Wednesday, April 25, 2012

Central Auditory Processing Disorder

Daughter called yesterday to ask me what had happened at her appointment with Psychiatrist.  It confirmed and insight I had following the appointment, so today I sent this email to the team:

One of [Daughter’s] disabilities is Central Auditory Processing Disorder.  She covers it well, but her receptive language skills are very low.  She is quickly overwhelmed by verbal instructions/information.  I learned not to give her multiple instructions at one time.  If I asked her to do several things, “Take this to your room and then bring your dirty clothes and put them in the laundry room,” she’d feel overwhelmed.  She reached the point where she was comfortable reminding me, “Mom, you’re piling on me. I can’t do it.  Write it down.”  I could hand her a written list with 5 or 6 larger tasks on it, and she’d be fine, verbally telling her 2 or 3 small tasks would overwhelm her.  I also learned when explaining things to ask her if she understood, or have her repeat it back to me.   I also found that it was very helpful to her for me to post a schedule.  I’d put the weekly schedule on the refrigerator, including meetings, appointments, menu, and chores.  That was very helpful for her, and calmed her anxiety.  It was easier for her to handle surprises and changes when she knew what the schedule was several days in advance. 
She called me last night to ask what had happened in her appointment with [Psychiatrist] (thanks, [Therapist], for encouraging her to do that).  Among other things she thought she was getting a new pill and that she wasn’t allowed to go to camp or on vacation.  She was afraid major decisions had been made about her that she didn’t know or understand.  I explained what had happened, and she said, “Okay, now I can sleep tonight.  I was worrying.”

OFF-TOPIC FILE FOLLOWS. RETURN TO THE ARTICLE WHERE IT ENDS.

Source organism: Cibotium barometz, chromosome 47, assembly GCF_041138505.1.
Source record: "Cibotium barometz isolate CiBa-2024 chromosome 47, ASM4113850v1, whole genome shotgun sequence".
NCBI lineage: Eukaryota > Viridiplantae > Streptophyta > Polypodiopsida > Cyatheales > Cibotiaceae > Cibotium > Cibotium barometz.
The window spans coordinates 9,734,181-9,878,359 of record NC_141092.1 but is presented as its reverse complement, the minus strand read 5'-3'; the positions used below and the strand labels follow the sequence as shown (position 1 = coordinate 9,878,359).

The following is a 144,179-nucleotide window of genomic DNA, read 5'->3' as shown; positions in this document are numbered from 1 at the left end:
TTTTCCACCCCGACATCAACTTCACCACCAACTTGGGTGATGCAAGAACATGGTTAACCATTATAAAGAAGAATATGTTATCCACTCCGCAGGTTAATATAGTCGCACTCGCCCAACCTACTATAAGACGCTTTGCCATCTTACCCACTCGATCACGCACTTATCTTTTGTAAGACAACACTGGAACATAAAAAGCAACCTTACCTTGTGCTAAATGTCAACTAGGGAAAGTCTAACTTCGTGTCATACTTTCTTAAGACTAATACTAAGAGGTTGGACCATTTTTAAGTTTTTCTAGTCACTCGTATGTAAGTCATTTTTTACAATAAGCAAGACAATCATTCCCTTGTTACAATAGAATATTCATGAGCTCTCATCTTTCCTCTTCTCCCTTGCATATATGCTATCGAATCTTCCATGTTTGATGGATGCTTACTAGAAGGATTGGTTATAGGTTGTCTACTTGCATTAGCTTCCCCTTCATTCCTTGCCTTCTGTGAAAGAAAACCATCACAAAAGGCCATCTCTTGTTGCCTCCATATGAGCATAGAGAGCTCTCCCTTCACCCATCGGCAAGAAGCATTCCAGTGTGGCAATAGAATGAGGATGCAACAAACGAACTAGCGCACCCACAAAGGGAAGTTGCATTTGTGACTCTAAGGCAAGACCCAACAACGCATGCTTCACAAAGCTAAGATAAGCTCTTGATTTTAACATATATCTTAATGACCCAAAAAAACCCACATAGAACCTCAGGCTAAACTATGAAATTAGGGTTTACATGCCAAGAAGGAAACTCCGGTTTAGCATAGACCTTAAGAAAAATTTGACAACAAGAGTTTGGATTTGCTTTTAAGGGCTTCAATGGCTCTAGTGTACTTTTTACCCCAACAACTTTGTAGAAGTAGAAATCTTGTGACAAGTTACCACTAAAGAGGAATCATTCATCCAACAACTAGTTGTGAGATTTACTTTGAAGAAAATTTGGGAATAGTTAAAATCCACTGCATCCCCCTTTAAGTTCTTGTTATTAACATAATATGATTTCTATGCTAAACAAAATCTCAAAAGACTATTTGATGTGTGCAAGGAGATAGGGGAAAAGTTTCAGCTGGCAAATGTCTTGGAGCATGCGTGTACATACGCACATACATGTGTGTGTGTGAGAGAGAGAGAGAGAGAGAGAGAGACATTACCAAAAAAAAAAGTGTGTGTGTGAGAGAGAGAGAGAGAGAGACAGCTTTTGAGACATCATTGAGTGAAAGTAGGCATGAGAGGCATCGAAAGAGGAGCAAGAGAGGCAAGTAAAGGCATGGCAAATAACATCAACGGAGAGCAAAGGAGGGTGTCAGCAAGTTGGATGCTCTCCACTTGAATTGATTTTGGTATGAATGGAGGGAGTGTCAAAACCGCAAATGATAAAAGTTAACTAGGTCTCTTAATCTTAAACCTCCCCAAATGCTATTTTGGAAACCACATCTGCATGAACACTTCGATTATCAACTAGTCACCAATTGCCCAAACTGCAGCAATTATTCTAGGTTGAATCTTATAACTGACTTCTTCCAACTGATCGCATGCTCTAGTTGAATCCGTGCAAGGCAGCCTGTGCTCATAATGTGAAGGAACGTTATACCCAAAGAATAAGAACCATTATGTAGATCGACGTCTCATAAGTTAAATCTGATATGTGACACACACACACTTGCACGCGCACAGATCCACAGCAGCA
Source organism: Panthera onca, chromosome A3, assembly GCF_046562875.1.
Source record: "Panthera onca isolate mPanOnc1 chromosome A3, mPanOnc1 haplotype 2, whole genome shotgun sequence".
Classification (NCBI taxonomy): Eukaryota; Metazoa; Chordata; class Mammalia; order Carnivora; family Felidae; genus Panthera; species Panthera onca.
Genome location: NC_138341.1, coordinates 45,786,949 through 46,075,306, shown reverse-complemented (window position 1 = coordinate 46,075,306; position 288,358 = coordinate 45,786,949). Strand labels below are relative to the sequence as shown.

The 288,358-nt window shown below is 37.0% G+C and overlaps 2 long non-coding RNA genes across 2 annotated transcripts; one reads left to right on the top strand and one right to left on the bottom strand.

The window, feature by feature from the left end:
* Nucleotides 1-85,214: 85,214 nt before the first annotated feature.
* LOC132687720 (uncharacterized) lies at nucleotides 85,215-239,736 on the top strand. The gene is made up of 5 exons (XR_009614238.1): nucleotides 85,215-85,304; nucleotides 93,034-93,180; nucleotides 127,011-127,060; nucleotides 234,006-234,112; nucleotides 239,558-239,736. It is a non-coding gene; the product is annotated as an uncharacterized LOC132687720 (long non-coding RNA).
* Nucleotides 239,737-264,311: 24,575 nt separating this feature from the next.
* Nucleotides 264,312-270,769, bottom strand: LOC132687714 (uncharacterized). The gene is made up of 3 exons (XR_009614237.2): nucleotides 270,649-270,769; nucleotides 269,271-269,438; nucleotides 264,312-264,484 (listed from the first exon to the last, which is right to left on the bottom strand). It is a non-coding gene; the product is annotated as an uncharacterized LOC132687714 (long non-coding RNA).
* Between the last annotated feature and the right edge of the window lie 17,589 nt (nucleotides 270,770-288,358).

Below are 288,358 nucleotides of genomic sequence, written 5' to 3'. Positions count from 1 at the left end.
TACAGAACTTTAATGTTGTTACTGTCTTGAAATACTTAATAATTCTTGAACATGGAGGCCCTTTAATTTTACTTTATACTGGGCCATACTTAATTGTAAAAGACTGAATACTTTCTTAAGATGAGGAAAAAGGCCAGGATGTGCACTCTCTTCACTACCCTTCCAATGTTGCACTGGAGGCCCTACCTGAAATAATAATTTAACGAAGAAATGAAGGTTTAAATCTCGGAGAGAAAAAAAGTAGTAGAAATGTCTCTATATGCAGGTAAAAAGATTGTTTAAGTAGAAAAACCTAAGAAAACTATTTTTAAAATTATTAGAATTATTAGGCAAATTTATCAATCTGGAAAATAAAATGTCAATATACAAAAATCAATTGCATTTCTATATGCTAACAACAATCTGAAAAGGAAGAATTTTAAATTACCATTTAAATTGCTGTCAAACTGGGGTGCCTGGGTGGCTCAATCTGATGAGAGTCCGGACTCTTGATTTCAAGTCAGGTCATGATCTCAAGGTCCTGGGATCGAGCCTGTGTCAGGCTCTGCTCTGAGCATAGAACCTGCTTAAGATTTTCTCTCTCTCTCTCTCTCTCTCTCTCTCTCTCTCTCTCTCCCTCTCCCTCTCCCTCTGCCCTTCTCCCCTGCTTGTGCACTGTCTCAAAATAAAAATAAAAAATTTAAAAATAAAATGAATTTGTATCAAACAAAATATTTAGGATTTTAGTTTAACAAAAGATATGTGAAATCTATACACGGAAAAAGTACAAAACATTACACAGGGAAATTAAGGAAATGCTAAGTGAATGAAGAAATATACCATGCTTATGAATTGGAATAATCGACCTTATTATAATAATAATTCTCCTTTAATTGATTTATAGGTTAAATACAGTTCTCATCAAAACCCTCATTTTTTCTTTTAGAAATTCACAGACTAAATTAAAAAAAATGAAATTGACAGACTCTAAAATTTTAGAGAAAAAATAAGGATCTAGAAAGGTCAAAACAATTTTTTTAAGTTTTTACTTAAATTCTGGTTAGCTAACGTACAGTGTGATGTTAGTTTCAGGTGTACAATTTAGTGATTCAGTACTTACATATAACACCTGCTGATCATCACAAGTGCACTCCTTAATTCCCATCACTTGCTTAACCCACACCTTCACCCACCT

I think it would be helpful for [Daughter] to have a written schedule, and to know what upcoming activities are several days in advance.  If you are telling her information or giving her instructions, speak slowly and give her the opportunity to ask questions.  Make sure she understands what you are telling her.  If you see her getting angry or her mood shifting rapidly, check to see if she understands what is going on.  Let’s work on teaching her to ask for clarification when she doesn’t understand.  She needs to reach the point where she can speak up for herself in all settings to ask that things be written down when she is feeling overwhelmed.  One of the things she complained about is that “No one listens to me.”  I don’t think anyone is intentionally not listening to her, but I find myself wondering if when she is seeking clarification because she doesn’t understand something, she is being brushed off.  It could be she’s coming across as argumentative when she’s really confused. 

 I’m thinking this issue might be behind some of her volatility, and if we can address it, her mood may even out.  I think it is part of the reason she hates her appointments with [Psychiatrist]; she’s having trouble processing everything that is being said. 

I hope this is helpful. 

I have had several responses, and so far everyone has thought this information was very helpful.  I think there will be written schedules provided at both the house and her program.  I have exchanged emails today with the new House Manager.  So far, I am very impressed.  Daughter went over 12 hours without calling me today.  That is a first.  When she called this morning, I was on the phone with someone so couldn't talk to her.  When she called this evening, she was happy and relaxed.  I think this is going to work. 

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